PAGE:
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Coronavirus In Ohio: Few Punishments Doled Out For Businesses Violating Health Orders

Lucky Bones is one of several hundred businesses reported to Franklin County Public Health since the stay-at-home order went into effect.
David Holm
Lucky Bones is one of several hundred businesses reported to Franklin County Public Health since the stay-at-home order went into effect.

At Lucky Bones, a pet grooming and day care center in Canal Winchester, the outgoing message on their voicemail is chipper but blunt: “We have just been informed by the state of Ohio that we have to close our business and all services until further notice."

Lucky Bones is one of more than 700 businesses that have been reported to Franklin County Public Health since Ohio's stay-at-home order went into effect.

Some of those complaints say companies are failing to provide proper social distancing measures or hygiene; others, that the business is non-essential and shouldn’t be open at all. But few warnings—much less citations—are actually going out.

“The animal grooming is one that was recently decided by the new governor’s dispute resolution commission,” says assistant health commissioner Alexandria Jones. “They ruled that animal grooming is non-essential, so that is why we issued that cease-desist order.”

The city of Columbus is also fielding a lot of complaints—more than 500 as of last week. They fall in two broad categories: businesses operating unsafely during the pandemic, and those that shouldn’t be open at all.

But the list of businesses runs the gamut. In addition to pet groomers, Franklin County has gotten complaints about car dealers, nail salons, even a couple of churches, which are exempt from the stay-at-home order. Some of the area’s big employers—L Brands, FedEx and UPS, Honeywell and Google—show up, too.

A sign on the door of Lucky Bones, which was forced to re-close.
Credit David Holm / WOSU
A sign on the door of Lucky Bones, which was forced to re-close.

City and county officials follow a similar process after receiving complaints. Columbus Health commissioner Mysheika Roberts says first her team reaches out over the phone or makes a visit in person to assess what’s happening and what steps need to be taken.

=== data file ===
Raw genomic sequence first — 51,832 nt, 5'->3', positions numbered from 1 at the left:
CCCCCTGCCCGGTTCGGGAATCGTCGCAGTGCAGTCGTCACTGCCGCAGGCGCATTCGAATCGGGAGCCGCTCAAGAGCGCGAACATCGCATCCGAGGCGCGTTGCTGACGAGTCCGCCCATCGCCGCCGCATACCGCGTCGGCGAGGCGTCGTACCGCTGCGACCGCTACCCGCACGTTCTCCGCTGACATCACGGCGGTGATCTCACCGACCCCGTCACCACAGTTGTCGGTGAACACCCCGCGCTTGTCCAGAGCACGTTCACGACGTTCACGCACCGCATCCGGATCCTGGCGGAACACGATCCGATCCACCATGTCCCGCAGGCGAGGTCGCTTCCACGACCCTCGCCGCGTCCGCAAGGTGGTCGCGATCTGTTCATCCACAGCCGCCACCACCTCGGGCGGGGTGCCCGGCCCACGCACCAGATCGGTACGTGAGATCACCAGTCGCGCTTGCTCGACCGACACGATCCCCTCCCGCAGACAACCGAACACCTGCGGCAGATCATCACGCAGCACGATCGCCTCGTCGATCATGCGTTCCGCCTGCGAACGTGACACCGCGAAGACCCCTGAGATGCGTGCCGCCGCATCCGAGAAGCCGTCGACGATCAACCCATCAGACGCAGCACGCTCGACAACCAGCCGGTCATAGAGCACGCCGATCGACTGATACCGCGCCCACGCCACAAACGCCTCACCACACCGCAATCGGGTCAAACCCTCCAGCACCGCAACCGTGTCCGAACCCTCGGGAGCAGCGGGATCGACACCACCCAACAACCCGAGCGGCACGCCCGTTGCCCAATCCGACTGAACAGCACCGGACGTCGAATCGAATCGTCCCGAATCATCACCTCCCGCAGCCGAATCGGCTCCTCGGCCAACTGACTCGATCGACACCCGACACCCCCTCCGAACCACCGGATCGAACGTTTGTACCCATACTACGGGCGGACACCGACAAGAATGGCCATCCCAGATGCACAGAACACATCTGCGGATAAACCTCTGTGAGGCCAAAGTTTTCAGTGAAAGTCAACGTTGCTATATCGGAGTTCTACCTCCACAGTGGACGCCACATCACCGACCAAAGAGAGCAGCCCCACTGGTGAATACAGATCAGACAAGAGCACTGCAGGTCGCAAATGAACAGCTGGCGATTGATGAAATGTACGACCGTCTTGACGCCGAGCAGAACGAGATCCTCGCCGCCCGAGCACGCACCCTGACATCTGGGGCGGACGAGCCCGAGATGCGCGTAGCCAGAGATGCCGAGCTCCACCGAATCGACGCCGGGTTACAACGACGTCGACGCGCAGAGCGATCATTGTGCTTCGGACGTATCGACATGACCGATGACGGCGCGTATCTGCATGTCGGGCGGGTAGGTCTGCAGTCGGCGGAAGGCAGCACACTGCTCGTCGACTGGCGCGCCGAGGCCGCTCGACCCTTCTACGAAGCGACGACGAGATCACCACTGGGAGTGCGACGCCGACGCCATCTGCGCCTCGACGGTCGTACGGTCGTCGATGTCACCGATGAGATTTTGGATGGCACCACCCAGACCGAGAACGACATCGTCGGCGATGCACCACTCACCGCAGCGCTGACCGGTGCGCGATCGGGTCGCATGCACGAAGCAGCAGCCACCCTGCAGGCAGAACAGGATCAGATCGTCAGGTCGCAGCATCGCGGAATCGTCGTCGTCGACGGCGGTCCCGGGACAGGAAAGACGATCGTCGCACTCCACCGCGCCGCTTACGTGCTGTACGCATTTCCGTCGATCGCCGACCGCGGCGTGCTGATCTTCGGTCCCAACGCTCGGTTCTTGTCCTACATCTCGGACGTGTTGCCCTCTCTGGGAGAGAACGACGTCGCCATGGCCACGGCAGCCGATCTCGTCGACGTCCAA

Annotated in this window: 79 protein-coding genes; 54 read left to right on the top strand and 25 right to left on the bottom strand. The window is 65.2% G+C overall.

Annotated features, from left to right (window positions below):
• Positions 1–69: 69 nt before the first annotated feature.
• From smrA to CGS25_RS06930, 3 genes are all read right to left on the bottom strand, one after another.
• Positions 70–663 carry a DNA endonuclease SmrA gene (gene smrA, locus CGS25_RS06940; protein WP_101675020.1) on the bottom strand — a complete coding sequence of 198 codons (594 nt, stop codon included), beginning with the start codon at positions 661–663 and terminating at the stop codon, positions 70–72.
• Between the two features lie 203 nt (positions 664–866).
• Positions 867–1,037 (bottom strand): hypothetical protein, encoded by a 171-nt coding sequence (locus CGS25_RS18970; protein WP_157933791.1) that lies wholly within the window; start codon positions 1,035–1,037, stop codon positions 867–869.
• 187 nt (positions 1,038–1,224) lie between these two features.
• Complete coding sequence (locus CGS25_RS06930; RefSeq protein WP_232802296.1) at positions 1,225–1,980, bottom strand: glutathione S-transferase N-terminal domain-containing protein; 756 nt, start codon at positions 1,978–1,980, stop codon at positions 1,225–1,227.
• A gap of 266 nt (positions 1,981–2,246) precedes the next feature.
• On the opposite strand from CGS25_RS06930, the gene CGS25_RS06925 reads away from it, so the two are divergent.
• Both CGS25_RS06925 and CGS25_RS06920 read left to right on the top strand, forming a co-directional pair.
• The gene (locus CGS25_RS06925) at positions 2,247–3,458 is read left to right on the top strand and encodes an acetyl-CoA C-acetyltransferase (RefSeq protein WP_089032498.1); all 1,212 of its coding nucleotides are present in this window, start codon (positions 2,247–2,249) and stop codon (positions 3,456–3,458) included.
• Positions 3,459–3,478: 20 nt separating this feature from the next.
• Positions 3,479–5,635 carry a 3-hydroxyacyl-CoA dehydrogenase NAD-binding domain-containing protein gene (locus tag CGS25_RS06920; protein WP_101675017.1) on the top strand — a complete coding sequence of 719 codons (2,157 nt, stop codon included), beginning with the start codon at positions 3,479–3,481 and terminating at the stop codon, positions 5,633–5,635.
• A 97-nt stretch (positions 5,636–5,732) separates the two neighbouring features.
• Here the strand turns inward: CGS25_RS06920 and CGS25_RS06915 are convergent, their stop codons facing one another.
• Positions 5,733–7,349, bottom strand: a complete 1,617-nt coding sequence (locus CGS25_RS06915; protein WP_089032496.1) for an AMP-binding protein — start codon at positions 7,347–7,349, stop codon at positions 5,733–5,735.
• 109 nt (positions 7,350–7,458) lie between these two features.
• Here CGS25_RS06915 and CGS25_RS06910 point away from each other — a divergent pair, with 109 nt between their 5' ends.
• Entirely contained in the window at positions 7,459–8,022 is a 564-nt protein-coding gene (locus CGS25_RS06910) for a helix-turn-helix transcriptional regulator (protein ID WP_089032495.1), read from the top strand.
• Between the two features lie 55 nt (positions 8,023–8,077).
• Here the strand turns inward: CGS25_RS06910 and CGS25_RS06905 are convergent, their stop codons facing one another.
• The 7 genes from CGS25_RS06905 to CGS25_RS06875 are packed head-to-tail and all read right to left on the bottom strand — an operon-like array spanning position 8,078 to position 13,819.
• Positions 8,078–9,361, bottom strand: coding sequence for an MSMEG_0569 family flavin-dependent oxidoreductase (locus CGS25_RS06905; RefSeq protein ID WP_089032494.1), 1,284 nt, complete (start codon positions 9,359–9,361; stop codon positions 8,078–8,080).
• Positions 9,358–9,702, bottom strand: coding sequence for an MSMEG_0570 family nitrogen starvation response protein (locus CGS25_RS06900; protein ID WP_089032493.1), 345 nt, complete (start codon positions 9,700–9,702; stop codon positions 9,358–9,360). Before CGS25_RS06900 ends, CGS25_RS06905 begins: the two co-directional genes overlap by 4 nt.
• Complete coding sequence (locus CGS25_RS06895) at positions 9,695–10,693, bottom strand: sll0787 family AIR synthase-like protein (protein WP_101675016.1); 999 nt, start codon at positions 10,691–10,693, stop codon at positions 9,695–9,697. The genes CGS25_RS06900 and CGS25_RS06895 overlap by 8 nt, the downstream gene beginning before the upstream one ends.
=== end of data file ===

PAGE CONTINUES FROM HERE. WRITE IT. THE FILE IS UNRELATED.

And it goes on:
“And then we will go back to make sure that they’re compliant,” Roberts says. “When we go back the second time, if they’re not compliant, we can work with our City Attorney’s Office and give warning letters and even potentially if the city attorney feels like it, fine them.”

Roberts and Jones both emphasize they see the complaints as an opportunity to intervene and educate businesses so they can stay open, rather than a way to close them down.

So far, the wave of complaints hasn’t translated into a flood of punishments. Columbus City Attorney Zach Klein says it’s just the opposite, in fact.

“Roughly 400 joint investigations done, 23 warning letters have been sent, and only one business in the city of Columbus has been elevated to my office for review for possible charges,” Klein ticks off.

He won’t name the business sent to his desk until the investigation concludes, but he said it’s a bar on the West Side that allegedly continues to serve customers.

“Multiple flagrant violations at this point of knowing that you can’t have patrons drinking beer at the bar in the middle of this pandemic,” Klein says. “I think is fairly well known by darn near everybody in the United States, if not in the city of Columbus, so we’re a little concerned about the fact pattern as alleged. We’re going to look into it, and if it warrants charges certainly we’ll bring them.”

The shutdown still stings for businesses that have complied with the orders and voluntarily shut their doors. Infinity Fitness in Westerville closed up after receiving a cease and desist order from Franklin County.

But the decision doesn’t make a lot of sense to Mike Mayhew, a trainer at the gym. He says they work one-on-one with their clients, and that’s less risky than the jobs at Lowes or Home Depot that his fellow trainers might pick up to make ends meet.

“We’re going to be much safer here at our gym,” he argues, "working with the same people we’ve worked with for 15 years on a one-on-one basis, and that’s all we come in contact with, instead of getting a job at a warehouse where we come in contact with thousands of people we’ve never met before.”

Similar arguments failed to sway a judge in federal court earlier this week. Columbus bridal shop Gilded Social argued it should have the chance to argue its case for re-opening because they work with a limited clientele and can take steps to maintain distance and hygiene. 

Ohio’s current stay at home order is set to expire May 1. But even if businesses begin re-opening, Gov. Mike DeWine has warned it will be a gradual process with lots of restrictions, and Ohioans won’t be getting back to business as usual anytime soon.

Do you have questions about Ohio's coronavirus response? Ask below as part of our Curious Cbus series.


Nick Evans was a reporter at WOSU's 89.7 NPR News. He spent four years in Tallahassee, Florida covering state government before joining the team at WOSU.